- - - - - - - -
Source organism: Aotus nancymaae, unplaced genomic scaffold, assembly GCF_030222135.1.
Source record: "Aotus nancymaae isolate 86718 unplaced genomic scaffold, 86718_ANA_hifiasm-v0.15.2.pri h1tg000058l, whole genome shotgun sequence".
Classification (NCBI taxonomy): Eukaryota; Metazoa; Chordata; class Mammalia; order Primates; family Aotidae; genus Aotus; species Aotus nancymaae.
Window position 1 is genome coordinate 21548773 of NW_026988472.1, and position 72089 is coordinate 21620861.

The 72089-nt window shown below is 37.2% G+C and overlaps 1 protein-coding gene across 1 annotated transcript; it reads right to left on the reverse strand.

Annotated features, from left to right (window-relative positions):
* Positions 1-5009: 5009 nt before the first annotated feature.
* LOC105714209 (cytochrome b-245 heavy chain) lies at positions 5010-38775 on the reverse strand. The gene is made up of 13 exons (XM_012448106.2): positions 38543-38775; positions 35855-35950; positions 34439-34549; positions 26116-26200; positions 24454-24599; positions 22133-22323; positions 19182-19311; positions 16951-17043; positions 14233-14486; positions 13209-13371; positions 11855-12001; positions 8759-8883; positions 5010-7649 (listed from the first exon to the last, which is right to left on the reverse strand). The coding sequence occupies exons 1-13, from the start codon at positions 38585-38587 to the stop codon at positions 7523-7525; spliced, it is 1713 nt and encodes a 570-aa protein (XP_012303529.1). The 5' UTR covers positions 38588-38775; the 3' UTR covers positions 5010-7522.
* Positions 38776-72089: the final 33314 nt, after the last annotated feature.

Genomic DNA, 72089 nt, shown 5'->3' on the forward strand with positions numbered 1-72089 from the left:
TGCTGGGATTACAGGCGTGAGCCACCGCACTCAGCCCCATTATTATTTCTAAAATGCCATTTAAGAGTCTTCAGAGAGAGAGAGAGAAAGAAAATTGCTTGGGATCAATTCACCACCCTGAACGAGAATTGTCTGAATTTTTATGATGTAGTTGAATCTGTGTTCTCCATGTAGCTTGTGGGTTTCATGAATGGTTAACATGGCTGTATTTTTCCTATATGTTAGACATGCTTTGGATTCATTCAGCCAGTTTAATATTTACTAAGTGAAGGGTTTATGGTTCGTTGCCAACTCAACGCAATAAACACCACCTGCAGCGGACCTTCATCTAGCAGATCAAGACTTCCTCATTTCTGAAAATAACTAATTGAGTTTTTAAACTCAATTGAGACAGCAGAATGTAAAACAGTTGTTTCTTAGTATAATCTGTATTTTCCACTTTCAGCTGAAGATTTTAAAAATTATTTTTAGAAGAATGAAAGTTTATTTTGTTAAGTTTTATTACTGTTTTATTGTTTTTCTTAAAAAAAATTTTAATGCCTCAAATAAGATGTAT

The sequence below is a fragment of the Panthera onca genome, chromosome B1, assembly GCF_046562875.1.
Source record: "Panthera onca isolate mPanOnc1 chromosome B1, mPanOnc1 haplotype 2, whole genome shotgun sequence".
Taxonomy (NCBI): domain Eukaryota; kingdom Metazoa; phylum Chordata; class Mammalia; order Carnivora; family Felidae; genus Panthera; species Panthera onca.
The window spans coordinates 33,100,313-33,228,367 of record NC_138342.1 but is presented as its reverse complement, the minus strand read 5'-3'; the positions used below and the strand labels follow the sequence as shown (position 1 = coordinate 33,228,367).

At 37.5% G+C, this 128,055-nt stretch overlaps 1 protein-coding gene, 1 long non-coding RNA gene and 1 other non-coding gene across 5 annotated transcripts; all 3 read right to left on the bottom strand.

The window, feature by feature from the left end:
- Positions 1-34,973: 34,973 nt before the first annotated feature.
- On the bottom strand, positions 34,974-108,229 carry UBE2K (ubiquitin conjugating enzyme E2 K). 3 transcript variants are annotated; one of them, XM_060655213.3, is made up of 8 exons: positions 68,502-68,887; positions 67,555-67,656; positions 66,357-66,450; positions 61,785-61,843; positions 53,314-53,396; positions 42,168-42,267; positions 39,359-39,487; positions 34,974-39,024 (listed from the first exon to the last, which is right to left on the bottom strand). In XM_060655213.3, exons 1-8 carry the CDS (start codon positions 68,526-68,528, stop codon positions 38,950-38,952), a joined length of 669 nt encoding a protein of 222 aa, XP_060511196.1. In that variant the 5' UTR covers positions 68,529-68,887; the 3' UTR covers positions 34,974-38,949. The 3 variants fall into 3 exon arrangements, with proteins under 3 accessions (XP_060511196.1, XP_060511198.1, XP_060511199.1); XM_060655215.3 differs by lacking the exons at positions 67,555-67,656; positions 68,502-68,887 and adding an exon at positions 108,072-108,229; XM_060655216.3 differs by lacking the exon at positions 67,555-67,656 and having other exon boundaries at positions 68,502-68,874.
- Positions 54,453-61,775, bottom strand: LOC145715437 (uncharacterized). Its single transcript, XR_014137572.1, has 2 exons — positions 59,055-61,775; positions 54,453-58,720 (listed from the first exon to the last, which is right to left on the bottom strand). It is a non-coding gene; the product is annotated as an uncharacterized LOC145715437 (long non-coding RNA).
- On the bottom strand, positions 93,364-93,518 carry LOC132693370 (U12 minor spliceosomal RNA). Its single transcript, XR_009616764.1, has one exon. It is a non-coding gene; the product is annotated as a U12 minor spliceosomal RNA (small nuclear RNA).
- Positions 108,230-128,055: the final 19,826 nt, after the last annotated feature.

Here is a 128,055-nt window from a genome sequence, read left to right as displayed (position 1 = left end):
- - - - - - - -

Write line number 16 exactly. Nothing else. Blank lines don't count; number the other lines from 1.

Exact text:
At 37.5% G+C, this 128,055-nt stretch overlaps 1 protein-coding gene, 1 long non-coding RNA gene and 1 other non-coding gene across 5 annotated transcripts; all 3 read right to left on the bottom strand.